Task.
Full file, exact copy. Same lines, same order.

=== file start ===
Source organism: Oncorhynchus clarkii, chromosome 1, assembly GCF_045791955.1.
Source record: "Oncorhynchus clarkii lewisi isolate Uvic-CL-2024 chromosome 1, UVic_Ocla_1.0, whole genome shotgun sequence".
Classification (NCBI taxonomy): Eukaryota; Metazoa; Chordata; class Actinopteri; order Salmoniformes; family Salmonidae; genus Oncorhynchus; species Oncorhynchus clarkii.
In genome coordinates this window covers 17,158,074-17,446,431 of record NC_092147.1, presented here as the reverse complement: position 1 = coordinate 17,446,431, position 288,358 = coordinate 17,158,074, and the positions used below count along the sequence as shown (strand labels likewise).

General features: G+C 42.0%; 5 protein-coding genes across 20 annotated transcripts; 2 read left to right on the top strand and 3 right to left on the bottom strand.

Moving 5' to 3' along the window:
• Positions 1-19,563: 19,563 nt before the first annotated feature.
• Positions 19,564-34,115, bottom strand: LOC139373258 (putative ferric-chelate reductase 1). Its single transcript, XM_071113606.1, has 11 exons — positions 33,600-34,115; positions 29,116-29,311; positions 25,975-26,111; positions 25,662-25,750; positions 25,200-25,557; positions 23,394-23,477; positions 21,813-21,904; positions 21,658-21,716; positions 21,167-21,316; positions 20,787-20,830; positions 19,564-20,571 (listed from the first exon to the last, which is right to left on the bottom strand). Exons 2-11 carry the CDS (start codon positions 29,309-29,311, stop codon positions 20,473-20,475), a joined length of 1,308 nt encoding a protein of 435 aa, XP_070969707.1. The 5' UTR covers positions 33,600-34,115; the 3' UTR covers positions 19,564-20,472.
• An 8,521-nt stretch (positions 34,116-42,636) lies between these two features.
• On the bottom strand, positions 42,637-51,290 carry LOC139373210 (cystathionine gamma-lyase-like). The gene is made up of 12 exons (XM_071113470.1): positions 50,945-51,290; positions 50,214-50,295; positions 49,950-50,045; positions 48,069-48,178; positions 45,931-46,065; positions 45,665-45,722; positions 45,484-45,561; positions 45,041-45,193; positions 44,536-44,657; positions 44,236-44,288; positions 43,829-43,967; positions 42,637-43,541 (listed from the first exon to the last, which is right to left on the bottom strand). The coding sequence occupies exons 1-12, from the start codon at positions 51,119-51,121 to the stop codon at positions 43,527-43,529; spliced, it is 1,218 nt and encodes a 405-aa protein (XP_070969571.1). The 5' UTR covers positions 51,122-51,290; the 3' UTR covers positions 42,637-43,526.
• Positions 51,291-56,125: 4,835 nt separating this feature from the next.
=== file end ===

Source organism: Oncorhynchus clarkii, chromosome 1, assembly GCF_045791955.1.
Source record: "Oncorhynchus clarkii lewisi isolate Uvic-CL-2024 chromosome 1, UVic_Ocla_1.0, whole genome shotgun sequence".
Classification (NCBI taxonomy): Eukaryota; Metazoa; Chordata; class Actinopteri; order Salmoniformes; family Salmonidae; genus Oncorhynchus; species Oncorhynchus clarkii.
In genome coordinates this window covers 17,158,074-17,446,431 of record NC_092147.1, presented here as the reverse complement: position 1 = coordinate 17,446,431, position 288,358 = coordinate 17,158,074, and the positions used below count along the sequence as shown (strand labels likewise).

General features: G+C 42.0%; 5 protein-coding genes across 20 annotated transcripts; 2 read left to right on the top strand and 3 right to left on the bottom strand.

Moving 5' to 3' along the window:
• Positions 1-19,563: 19,563 nt before the first annotated feature.
• Positions 19,564-34,115, bottom strand: LOC139373258 (putative ferric-chelate reductase 1). Its single transcript, XM_071113606.1, has 11 exons — positions 33,600-34,115; positions 29,116-29,311; positions 25,975-26,111; positions 25,662-25,750; positions 25,200-25,557; positions 23,394-23,477; positions 21,813-21,904; positions 21,658-21,716; positions 21,167-21,316; positions 20,787-20,830; positions 19,564-20,571 (listed from the first exon to the last, which is right to left on the bottom strand). Exons 2-11 carry the CDS (start codon positions 29,309-29,311, stop codon positions 20,473-20,475), a joined length of 1,308 nt encoding a protein of 435 aa, XP_070969707.1. The 5' UTR covers positions 33,600-34,115; the 3' UTR covers positions 19,564-20,472.
• An 8,521-nt stretch (positions 34,116-42,636) lies between these two features.
• On the bottom strand, positions 42,637-51,290 carry LOC139373210 (cystathionine gamma-lyase-like). The gene is made up of 12 exons (XM_071113470.1): positions 50,945-51,290; positions 50,214-50,295; positions 49,950-50,045; positions 48,069-48,178; positions 45,931-46,065; positions 45,665-45,722; positions 45,484-45,561; positions 45,041-45,193; positions 44,536-44,657; positions 44,236-44,288; positions 43,829-43,967; positions 42,637-43,541 (listed from the first exon to the last, which is right to left on the bottom strand). The coding sequence occupies exons 1-12, from the start codon at positions 51,119-51,121 to the stop codon at positions 43,527-43,529; spliced, it is 1,218 nt and encodes a 405-aa protein (XP_070969571.1). The 5' UTR covers positions 51,122-51,290; the 3' UTR covers positions 42,637-43,526.
• Positions 51,291-56,125: 4,835 nt separating this feature from the next.